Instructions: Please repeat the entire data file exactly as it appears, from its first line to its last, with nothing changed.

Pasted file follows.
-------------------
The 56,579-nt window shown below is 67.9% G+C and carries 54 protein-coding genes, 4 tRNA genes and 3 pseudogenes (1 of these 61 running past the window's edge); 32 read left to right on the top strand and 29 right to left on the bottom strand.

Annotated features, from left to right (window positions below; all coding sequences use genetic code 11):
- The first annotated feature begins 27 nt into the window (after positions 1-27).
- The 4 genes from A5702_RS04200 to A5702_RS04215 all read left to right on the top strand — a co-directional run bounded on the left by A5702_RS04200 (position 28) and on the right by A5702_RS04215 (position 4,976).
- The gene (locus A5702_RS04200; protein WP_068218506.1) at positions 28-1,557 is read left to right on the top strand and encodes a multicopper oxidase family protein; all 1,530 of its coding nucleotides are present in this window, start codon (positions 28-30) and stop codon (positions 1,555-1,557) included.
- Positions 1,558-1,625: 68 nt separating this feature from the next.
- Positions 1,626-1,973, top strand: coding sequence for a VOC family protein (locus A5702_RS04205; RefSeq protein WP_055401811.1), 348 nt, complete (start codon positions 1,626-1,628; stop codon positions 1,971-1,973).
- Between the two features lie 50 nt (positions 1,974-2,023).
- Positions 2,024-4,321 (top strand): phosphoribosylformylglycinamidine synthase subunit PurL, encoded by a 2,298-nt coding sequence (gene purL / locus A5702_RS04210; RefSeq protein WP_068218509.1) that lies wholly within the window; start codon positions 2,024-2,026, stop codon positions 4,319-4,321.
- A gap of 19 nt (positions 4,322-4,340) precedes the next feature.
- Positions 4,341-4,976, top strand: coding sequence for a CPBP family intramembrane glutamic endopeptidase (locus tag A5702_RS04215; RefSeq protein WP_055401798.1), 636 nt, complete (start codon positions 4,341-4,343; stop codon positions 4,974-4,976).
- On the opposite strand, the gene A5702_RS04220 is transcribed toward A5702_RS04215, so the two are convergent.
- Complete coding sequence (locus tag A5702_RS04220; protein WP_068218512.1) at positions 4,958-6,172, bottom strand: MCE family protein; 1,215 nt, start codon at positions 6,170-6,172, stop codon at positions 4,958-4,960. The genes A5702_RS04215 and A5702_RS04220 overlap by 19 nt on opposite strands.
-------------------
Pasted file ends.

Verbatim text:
The 56,579-nt window shown below is 67.9% G+C and carries 54 protein-coding genes, 4 tRNA genes and 3 pseudogenes (1 of these 61 running past the window's edge); 32 read left to right on the top strand and 29 right to left on the bottom strand.

Annotated features, from left to right (window positions below; all coding sequences use genetic code 11):
- The first annotated feature begins 27 nt into the window (after positions 1-27).
- The 4 genes from A5702_RS04200 to A5702_RS04215 all read left to right on the top strand — a co-directional run bounded on the left by A5702_RS04200 (position 28) and on the right by A5702_RS04215 (position 4,976).
- The gene (locus A5702_RS04200; protein WP_068218506.1) at positions 28-1,557 is read left to right on the top strand and encodes a multicopper oxidase family protein; all 1,530 of its coding nucleotides are present in this window, start codon (positions 28-30) and stop codon (positions 1,555-1,557) included.
- Positions 1,558-1,625: 68 nt separating this feature from the next.
- Positions 1,626-1,973, top strand: coding sequence for a VOC family protein (locus A5702_RS04205; RefSeq protein WP_055401811.1), 348 nt, complete (start codon positions 1,626-1,628; stop codon positions 1,971-1,973).
- Between the two features lie 50 nt (positions 1,974-2,023).
- Positions 2,024-4,321 (top strand): phosphoribosylformylglycinamidine synthase subunit PurL, encoded by a 2,298-nt coding sequence (gene purL / locus A5702_RS04210; RefSeq protein WP_068218509.1) that lies wholly within the window; start codon positions 2,024-2,026, stop codon positions 4,319-4,321.
- A gap of 19 nt (positions 4,322-4,340) precedes the next feature.
- Positions 4,341-4,976, top strand: coding sequence for a CPBP family intramembrane glutamic endopeptidase (locus tag A5702_RS04215; RefSeq protein WP_055401798.1), 636 nt, complete (start codon positions 4,341-4,343; stop codon positions 4,974-4,976).
- On the opposite strand, the gene A5702_RS04220 is transcribed toward A5702_RS04215, so the two are convergent.
- Complete coding sequence (locus tag A5702_RS04220; protein WP_068218512.1) at positions 4,958-6,172, bottom strand: MCE family protein; 1,215 nt, start codon at positions 6,170-6,172, stop codon at positions 4,958-4,960. The genes A5702_RS04215 and A5702_RS04220 overlap by 19 nt on opposite strands.